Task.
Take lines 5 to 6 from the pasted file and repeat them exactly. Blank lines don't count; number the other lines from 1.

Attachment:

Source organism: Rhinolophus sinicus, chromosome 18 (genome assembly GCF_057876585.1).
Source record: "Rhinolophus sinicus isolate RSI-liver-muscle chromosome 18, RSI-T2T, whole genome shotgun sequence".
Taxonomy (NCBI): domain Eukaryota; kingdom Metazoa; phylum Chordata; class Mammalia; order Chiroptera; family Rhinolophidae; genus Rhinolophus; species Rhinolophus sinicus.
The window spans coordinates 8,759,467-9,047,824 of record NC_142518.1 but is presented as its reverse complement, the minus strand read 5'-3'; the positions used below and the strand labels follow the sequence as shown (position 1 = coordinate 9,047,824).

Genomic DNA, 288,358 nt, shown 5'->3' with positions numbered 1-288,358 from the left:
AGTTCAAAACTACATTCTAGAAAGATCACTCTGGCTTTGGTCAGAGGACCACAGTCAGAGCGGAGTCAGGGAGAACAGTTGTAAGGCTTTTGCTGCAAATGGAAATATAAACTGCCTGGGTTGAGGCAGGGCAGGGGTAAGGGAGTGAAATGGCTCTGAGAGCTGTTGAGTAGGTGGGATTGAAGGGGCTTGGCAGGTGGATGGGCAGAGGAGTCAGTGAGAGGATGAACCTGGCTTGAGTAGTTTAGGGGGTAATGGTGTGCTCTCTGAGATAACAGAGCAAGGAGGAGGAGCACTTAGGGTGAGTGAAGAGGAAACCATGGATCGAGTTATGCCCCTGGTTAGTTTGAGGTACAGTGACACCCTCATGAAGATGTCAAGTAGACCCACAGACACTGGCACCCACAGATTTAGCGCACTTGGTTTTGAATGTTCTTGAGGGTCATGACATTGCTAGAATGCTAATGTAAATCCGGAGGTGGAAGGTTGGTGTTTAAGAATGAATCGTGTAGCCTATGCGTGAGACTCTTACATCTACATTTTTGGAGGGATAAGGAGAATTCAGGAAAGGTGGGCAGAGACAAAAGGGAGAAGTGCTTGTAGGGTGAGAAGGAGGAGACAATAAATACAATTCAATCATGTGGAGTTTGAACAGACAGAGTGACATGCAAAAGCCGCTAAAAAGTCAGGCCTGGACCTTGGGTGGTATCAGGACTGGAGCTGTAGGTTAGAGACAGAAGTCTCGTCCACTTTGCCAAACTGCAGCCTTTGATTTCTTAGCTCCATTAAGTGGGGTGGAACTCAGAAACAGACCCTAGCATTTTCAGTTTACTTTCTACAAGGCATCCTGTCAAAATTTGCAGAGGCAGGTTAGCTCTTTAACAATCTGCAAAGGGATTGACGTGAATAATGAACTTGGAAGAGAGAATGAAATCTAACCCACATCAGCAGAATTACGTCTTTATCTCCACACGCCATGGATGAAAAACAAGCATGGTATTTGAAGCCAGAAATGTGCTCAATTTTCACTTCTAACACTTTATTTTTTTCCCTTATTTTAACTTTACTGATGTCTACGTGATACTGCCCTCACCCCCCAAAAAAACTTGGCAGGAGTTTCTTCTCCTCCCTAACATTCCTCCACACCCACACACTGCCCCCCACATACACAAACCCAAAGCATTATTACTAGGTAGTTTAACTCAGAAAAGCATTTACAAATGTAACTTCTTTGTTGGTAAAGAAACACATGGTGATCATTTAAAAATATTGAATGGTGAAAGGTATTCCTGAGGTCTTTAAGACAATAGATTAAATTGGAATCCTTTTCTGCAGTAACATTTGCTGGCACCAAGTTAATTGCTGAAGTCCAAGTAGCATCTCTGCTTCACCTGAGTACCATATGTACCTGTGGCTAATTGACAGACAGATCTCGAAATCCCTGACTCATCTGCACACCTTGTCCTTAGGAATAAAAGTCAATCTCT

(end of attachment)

Genomic DNA, 288,358 nt, shown 5'->3' with positions numbered 1-288,358 from the left:
AGTTCAAAACTACATTCTAGAAAGATCACTCTGGCTTTGGTCAGAGGACCACAGTCAGAGCGGAGTCAGGGAGAACAGTTGTAAGGCTTTTGCTGCAAATGGAAATATAAACTGCCTGGGTTGAGGCAGGGCAGGGGTAAGGGAGTGAAATGGCTCTGAGAGCTGTTGAGTAGGTGGGATTGAAGGGGCTTGGCAGGTGGATGGGCAGAGGAGTCAGTGAGAGGATGAACCTGGCTTGAGTAGTTTAGGGGGTAATGGTGTGCTCTCTGAGATAACAGAGCAAGGAGGAGGAGCACTTAGGGTGAGTGAAGAGGAAACCATGGATCGAGTTATGCCCCTGGTTAGTTTGAGGTACAGTGACACCCTCATGAAGATGTCAAGTAGACCCACAGACACTGGCACCCACAGATTTAGCGCACTTGGTTTTGAATGTTCTTGAGGGTCATGACATTGCTAGAATGCTAATGTAAATCCGGAGGTGGAAGGTTGGTGTTTAAGAATGAATCGTGTAGCCTATGCGTGAGACTCTTACATCTACATTTTTGGAGGGATAAGGAGAATTCAGGAAAGGTGGGCAGAGACAAAAGGGAGAAGTGCTTGTAGGGTGAGAAGGAGGAGACAATAAATACAATTCAATCATGTGGAGTTTGAACAGACAGAGTGACATGCAAAAGCCGCTAAAAAGTCAGGCCTGGACCTTGGGTGGTATCAGGACTGGAGCTGTAGGTTAGAGACAGAAGTCTCGTCCACTTTGCCAAACTGCAGCCTTTGATTTCTTAGCTCCATTAAGTGGGGTGGAACTCAGAAACAGACCCTAGCATTTTCAGTTTACTTTCTACAAGGCATCCTGTCAAAATTTGCAGAGGCAGGTTAGCTCTTTAACAATCTGCAAAGGGATTGACGTGAATAATGAACTTGGAAGAGAGAATGAAATCTAACCCACATCAGCAGAATTACGTCTTTATCTCCACACGCCATGGATGAAAAACAAGCATGGTATTTGAAGCCAGAAATGTGCTCAATTTTCACTTCTAACACTTTATTTTTTTCCCTTATTTTAACTTTACTGATGTCTACGTGATACTGCCCTCACCCCCCAAAAAAACTTGGCAGGAGTTTCTTCTCCTCCCTAACATTCCTCCACACCCACACACTGCCCCCCACATACACAAACCCAAAGCATTATTACTAGGTAGTTTAACTCAGAAAAGCATTTACAAATGTAACTTCTTTGTTGGTAAAGAAACACATGGTGATCATTTAAAAATATTGAATGGTGAAAGGTATTCCTGAGGTCTTTAAGACAATAGATTAAATTGGAATCCTTTTCTGCAGTAACATTTGCTGGCACCAAGTTAATTGCTGAAGTCCAAGTAGCATCTCTGCTTCACCTGAGTACCATATGTACCTGTGGCTAATTGACAGACAGATCTCGAAATCCCTGACTCATCTGCACACCTTGTCCTTAGGAATAAAAGTCAATCTCT